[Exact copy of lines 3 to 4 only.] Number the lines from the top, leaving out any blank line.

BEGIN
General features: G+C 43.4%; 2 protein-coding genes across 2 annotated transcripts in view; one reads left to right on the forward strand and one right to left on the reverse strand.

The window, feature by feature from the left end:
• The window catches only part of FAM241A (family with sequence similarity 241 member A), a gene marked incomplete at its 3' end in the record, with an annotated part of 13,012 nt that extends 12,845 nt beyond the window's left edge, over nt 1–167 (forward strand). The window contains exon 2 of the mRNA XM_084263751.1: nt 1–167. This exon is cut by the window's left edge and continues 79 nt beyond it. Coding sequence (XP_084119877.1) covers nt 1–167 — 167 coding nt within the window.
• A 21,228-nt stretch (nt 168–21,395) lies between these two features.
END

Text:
• The window catches only part of FAM241A (family with sequence similarity 241 member A), a gene marked incomplete at its 3' end in the record, with an annotated part of 13,012 nt that extends 12,845 nt beyond the window's left edge, over nt 1–167 (forward strand). The window contains exon 2 of the mRNA XM_084263751.1: nt 1–167. This exon is cut by the window's left edge and continues 79 nt beyond it. Coding sequence (XP_084119877.1) covers nt 1–167 — 167 coding nt within the window.
• A 21,228-nt stretch (nt 168–21,395) lies between these two features.